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The avionics systems used in some commercial aircraft are vulnerable to being fed bogus data, which would allow an attacker to take control of navigation systems, relay fake information to pilots' displays and adjust other systems, such as deploying oxygen masks for passengers.
That warning was delivered by Hugo Teso, a researcher at security consultancy N.Runs in Germany who's also a commercial airline pilot, at this week's Hack In The Box conference in Amsterdam.
Using an Android application he developed, dubbed PlaneSploit, Teso employed a Samsung Galaxy smartphone to demonstrate how he could adjust the heading, altitude and speed of a virtual airplane by sending it false navigation data. "You can use this system to modify approximately everything related to the navigation of the plane," Teso told Forbes. "That includes a lot of nasty things."
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But Teso added that even if a plane did receive and act on spoofed navigation data, a pilot would be able to override the automated controls and take direct control of the aircraft.
According to Teso's Hack In The Box presentation, his research goal has been to successfully exploit an aircraft's flight management system (FMS), which is the computer-human interface in a plane that used for navigation, flight planning, performance computations and related activities. So for the past three years, he's been auditing code and testing for FMS vulnerabilities using hardware and software from Honeywell, Rockwell Collins and Thales, procured largely via eBay.
The vulnerabilities he exploited in his presentation relate to ACARS (Aircraft Communications Addressing and Reporting System), which is used for exchanging text messages between aircraft and ground stations via radio (VHF) or satellite, he said in a blog post previewing his presentation. Notably, ACARS messages aren't authenticated, and thus could be spoofed. "ACARS has no security at all. The airplane has no means to know if the messages it receives are valid or not," Teso said. "So they accept them and you can use them to upload data to the airplane that triggers these vulnerabilities. And then it's game over."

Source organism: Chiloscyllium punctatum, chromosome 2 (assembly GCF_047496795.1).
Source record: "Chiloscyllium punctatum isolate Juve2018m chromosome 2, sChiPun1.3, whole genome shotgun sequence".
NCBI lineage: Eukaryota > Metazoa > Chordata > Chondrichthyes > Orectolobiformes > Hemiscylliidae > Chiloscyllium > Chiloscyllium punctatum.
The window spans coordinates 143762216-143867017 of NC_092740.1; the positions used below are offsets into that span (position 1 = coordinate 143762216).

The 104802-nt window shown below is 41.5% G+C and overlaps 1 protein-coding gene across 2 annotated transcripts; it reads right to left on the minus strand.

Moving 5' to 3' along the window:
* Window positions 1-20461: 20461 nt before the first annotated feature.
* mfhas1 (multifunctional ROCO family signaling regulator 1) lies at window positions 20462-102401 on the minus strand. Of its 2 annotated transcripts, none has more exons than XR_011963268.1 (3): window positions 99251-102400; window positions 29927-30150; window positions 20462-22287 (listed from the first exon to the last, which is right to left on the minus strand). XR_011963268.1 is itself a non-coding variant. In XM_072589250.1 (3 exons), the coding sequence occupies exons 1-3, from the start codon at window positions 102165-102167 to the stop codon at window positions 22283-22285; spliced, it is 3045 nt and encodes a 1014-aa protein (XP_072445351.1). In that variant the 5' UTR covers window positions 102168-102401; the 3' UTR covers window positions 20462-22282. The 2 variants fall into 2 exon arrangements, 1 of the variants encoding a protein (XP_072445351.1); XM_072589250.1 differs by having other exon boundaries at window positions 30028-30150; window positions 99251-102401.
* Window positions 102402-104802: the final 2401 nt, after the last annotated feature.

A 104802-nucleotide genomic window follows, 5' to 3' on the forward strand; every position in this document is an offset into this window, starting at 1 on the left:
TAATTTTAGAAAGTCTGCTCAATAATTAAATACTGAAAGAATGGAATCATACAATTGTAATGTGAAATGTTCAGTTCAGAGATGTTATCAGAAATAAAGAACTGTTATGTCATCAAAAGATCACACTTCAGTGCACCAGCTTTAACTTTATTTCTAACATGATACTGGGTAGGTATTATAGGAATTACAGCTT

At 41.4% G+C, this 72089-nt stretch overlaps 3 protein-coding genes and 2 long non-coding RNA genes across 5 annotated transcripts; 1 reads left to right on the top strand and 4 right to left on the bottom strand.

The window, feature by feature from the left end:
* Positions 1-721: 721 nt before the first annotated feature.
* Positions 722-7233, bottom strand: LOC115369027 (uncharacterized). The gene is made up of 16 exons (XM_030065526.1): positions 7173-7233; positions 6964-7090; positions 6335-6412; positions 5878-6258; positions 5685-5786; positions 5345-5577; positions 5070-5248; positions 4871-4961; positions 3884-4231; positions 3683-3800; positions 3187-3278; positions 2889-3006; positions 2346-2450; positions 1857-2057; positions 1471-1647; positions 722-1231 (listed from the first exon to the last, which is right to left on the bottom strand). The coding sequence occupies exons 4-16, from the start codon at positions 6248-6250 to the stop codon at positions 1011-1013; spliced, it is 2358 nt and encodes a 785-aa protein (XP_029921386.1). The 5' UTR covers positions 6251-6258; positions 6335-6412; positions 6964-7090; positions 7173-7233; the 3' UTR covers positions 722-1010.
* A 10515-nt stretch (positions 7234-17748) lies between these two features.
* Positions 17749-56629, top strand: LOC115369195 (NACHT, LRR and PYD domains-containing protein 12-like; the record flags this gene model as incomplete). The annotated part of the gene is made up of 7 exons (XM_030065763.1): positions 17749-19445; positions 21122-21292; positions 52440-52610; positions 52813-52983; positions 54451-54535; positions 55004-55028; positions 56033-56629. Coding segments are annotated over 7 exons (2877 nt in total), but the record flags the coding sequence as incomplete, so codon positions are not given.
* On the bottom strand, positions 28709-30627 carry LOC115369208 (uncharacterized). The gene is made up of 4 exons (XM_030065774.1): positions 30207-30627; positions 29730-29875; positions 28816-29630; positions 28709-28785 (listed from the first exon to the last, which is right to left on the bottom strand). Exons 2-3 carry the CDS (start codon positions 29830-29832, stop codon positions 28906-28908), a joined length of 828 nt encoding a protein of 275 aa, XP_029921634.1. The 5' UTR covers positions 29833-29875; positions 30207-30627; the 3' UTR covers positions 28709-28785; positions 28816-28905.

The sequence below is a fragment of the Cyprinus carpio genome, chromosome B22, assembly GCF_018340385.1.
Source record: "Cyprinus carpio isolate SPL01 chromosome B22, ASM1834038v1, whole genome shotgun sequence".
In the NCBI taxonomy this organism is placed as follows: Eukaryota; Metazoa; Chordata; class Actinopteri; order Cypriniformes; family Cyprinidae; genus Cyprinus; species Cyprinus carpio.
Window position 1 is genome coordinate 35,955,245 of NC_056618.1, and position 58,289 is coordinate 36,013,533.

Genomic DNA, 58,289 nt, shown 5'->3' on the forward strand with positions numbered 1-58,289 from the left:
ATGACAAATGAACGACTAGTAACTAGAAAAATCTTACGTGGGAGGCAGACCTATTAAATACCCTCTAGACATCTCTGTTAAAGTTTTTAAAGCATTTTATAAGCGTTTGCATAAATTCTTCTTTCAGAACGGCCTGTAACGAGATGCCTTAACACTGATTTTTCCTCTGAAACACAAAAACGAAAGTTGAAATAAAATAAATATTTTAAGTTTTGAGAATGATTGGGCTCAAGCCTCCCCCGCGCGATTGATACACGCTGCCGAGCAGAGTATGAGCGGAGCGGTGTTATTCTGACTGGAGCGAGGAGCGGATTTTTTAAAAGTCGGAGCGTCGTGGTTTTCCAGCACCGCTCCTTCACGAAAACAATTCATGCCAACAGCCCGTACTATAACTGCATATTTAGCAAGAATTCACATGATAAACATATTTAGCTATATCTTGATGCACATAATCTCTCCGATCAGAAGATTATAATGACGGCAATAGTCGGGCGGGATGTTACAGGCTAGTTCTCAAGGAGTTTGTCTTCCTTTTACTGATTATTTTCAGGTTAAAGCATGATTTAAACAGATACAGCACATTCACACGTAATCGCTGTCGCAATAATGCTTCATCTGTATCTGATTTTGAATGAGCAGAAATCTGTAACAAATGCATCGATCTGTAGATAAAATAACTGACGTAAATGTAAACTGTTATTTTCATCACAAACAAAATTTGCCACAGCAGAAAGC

Teso hasn't publicly detailed the precise vulnerabilities he used to craft his attack code, which he dubbed SIMON, but said he's disclosed the flaws to the Federal Aviation Administration and the European Aviation Safety Administration (EASA), as well as to businesses in the aerospace industry that may be affected.
Honeywell spokesman Scott Sayres said that his company is already working with N.Runs to review Teso's research, but downplayed the real-world implications. "If we talk very generically -- not just about Honeywell software -- PC FMS software is normally available as an online pilot training aid," Sayres said via phone. "In other words, what Teso did was hack a PC-based training version of FMS that's used to simulate the flight environment, not the actual certified flight software installed on an aircraft."
EASA said that it's been in contact with Teso, but likewise emphasized that training software isn't the same as certified flight software. "This presentation was based on a PC training simulator and did not reveal potential vulnerabilities on actual flying systems," said spokesman Jeremie Teahan via email. "There are major differences between PC-based training FMS software and embedded FMS software. In particular, the FMS simulation software does not have the same overwriting protection and redundancies that is included in the certified flight software."
"For more than 30 years now, the development of certifiable embedded software has been following strict guidance and best practices that include in particular robustness that is not present on ground-based simulation software," he said.
An FAA official said the agency plans to release a related statement later today.
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